The game is played on a nine-card-long track. You can also purchase a special playmat, which has the arena spaces, along with a health track and gauge area.

During the game, cards are spent to perform all actions and you only draw a card if you did not strike. This makes the card currency of the cards in your hand very important. If you want to move on the track, you need to spend cards to do so in order to position yourself for strikes later. Fighters can take a  prepare action, which allows you to draw an extra card on top of the card for not striking, or you can discard cards from your hand to generate force to draw cards.

It’s a very interesting mechanic, and it makes timing and range in your plays very important. Something that has carried through from the video game.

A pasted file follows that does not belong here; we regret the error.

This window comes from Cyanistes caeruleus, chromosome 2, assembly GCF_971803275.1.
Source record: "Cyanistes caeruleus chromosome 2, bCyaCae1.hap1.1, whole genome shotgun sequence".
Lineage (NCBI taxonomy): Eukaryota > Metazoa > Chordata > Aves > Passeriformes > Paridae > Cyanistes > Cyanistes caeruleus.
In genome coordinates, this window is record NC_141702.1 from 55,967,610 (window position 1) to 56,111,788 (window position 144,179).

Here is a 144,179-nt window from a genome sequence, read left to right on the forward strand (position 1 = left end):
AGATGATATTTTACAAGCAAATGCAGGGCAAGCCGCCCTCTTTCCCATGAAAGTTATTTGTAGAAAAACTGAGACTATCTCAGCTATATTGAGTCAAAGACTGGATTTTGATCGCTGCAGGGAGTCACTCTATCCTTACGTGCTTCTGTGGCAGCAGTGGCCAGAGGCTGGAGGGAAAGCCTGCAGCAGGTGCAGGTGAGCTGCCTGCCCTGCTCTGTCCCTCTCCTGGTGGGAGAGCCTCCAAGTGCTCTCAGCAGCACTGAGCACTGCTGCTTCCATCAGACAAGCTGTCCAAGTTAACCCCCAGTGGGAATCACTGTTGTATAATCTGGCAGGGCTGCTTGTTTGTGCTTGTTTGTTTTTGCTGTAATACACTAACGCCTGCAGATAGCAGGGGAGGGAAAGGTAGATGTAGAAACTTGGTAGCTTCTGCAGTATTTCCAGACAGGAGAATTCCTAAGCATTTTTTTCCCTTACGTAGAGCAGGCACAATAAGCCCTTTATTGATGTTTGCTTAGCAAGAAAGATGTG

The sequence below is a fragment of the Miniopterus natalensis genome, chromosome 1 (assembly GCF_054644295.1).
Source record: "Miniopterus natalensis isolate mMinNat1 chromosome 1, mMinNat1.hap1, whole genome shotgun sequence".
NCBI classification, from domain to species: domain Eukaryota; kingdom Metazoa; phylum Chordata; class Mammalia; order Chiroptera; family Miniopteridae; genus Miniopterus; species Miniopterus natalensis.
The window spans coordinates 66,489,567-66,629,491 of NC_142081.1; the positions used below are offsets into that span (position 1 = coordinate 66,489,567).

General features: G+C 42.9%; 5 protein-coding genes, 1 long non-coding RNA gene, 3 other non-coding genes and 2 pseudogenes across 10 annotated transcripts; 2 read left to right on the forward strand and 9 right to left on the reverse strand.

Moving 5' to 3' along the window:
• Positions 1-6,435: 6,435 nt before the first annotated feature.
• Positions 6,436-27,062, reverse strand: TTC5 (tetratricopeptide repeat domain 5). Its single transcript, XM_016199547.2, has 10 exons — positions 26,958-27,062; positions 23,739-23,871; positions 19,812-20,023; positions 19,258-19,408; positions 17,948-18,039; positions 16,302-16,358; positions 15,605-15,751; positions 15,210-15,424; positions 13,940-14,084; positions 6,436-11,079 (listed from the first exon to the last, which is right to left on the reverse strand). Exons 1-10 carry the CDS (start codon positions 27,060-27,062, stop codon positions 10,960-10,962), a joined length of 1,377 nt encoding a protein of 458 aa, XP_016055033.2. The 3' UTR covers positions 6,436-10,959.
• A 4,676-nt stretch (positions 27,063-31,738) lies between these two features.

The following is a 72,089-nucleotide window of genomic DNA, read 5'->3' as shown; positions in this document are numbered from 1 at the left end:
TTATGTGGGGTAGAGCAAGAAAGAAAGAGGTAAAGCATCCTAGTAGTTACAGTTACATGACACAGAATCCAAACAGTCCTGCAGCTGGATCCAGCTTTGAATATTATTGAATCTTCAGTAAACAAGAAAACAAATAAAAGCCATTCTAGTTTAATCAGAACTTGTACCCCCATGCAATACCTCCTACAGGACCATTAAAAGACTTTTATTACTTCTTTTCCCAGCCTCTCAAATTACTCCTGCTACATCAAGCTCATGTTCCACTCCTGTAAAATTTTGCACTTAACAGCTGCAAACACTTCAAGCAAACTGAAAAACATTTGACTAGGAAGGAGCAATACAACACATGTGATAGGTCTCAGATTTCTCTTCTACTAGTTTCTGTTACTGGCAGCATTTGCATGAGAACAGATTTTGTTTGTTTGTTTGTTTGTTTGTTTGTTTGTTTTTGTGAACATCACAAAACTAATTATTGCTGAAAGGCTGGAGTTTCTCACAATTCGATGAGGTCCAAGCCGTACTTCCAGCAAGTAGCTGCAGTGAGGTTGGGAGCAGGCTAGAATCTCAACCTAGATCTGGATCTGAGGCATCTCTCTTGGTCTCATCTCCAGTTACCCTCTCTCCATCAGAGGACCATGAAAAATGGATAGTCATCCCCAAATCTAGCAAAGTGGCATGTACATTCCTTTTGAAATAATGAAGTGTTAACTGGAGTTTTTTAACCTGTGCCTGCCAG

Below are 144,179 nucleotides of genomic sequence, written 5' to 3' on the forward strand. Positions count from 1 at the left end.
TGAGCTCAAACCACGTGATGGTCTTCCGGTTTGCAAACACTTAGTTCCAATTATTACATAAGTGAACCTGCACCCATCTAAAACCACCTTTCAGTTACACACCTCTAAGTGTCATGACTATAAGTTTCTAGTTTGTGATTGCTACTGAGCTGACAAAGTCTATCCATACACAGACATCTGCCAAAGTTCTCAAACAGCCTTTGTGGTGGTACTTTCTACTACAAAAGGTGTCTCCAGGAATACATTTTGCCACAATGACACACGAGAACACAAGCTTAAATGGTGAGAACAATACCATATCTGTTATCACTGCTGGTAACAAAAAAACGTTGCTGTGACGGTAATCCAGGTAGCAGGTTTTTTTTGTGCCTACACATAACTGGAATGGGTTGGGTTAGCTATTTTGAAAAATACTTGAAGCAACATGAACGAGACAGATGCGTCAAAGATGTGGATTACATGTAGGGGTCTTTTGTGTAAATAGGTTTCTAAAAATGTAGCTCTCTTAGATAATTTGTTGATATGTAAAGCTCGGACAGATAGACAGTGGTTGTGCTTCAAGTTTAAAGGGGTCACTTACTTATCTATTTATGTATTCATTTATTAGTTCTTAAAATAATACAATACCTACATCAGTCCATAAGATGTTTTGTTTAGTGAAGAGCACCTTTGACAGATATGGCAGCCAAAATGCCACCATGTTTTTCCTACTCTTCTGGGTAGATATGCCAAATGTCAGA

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In this example, Ryu’s Tatsumaki Senpukyaku has a faster speed so would allow his attack to go first. After the 5 Power is dealt to Sagat in damage, because his attack has no Guard, he would be stunned and unable to attack back this turn.

When you strike, you and your opponent both play cards. Out of the played cards, the attack with the highest speed goes first. So even though you attacked your opponent, they may get to strike first.

Every attack has a range which you have to be within to be able to strike. Some attacks let you move before the strike with special trigger effects, which can, in turn, affect the range of your opponent’s attack, or your own if they attack first.

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Ryu and Sagat face off in Street Fighter Exceed.

The power of the attack is the damage it causes to your opponent, but this can be reduced by armor on their strike card. The remaining damage is dealt to their health. If the damage dealt is over the Guard of your opponent’s card, they are also stunned. Stunned is only relevant if you are striking second in this attack, because being stunned means that your character won’t perform their attack this round.